Being Plus Size and Healthy: Not the Usual Take
Straight-size friends and family members always mask their discomfort with plus size people as concern about health, as if those plus size people simply couldn’t be fit or have the standard indicators of good health because, well, they don’t look the way healthy people look. Which is to say, not someone in plus size clothing. We can have good blood pressure readings, be able to run a 10K, and have perfectly normal glucose levels, but still, we “just can’t be healthy.”
The danger – to say nothing of the emotional baggage – in this thinking has been covered in moving and inspirational ways by many bloggers, but there is growing evidence that straight size bias is the real danger. As reported in June in the online journal Stat, the medical community’s obsession with weight often means it is the catch-all reason for every conceivable health issue. The article is framed by the story of a young woman who suffered from respiratory distress and coughing for five years. She remained sick as doctor after doctor diagnosed her with a range of maladies and suggested, always, that she lose weight. All the while, the tumour in her lung grew larger. It was finally diagnosed and removed, along with the entire lung in 2012.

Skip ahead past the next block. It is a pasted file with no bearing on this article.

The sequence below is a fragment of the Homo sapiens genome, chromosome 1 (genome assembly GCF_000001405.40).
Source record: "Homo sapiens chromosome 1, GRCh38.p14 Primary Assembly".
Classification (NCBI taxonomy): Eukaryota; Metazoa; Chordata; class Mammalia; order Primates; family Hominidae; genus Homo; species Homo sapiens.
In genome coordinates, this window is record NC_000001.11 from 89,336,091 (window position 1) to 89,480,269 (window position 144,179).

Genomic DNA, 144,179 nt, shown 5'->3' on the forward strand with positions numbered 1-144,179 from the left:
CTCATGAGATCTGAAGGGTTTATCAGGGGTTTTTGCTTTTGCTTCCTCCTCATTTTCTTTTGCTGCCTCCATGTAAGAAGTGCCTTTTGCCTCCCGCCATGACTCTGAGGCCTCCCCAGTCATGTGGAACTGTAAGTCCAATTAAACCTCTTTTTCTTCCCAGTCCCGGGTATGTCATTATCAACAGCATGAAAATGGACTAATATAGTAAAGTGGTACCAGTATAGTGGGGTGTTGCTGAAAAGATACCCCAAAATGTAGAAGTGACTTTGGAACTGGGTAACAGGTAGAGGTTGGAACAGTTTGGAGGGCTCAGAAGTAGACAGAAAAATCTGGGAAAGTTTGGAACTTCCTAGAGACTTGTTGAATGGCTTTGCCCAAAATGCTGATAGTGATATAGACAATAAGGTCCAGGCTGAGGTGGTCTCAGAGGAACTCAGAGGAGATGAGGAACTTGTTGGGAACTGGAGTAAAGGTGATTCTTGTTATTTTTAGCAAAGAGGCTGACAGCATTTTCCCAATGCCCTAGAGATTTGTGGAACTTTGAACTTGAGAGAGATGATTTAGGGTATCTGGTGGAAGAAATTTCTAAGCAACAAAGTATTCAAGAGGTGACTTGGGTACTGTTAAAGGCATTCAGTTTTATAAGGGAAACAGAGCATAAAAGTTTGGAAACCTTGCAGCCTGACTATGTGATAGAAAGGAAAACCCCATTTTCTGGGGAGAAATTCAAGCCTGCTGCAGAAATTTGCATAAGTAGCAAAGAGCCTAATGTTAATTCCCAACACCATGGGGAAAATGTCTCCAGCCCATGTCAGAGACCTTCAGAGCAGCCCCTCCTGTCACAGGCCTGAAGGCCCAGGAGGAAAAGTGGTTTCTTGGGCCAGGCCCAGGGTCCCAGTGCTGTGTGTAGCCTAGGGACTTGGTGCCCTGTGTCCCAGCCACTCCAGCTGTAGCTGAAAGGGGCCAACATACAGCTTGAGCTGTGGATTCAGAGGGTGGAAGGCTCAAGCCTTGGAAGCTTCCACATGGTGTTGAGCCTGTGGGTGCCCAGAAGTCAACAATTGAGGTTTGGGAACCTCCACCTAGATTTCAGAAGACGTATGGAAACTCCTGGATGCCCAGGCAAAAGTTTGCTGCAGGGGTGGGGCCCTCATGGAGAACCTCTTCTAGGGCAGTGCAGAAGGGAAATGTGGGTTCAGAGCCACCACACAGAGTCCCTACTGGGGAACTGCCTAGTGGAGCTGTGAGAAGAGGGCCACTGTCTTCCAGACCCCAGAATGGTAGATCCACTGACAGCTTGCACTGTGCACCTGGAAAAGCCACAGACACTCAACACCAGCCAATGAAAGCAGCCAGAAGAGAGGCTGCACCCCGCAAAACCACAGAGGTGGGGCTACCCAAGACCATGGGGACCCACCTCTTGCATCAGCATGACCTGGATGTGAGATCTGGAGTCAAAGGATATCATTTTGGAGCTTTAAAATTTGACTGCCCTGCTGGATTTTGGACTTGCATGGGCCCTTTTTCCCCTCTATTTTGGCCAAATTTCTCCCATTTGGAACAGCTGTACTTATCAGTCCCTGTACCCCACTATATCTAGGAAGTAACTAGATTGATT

This is one story of thousands and will be familiar to almost any plus size woman who has ever been to almost any doctor. The inability to see past weight is incredibly harmful to patients, as they often avoid getting medical attention altogether. Recent studies about care provider bias can be dispiriting, but a problem that isn’t exposed can’t be solved.
Medical providers should be expected to treat patients as a whole, listen to their concerns, and not have every opinion clouded by the number on a scale. If you’re shopping here at Pink Clove, we think you might be the kind of girl who is happy in her own skin. Insist on your whole worth!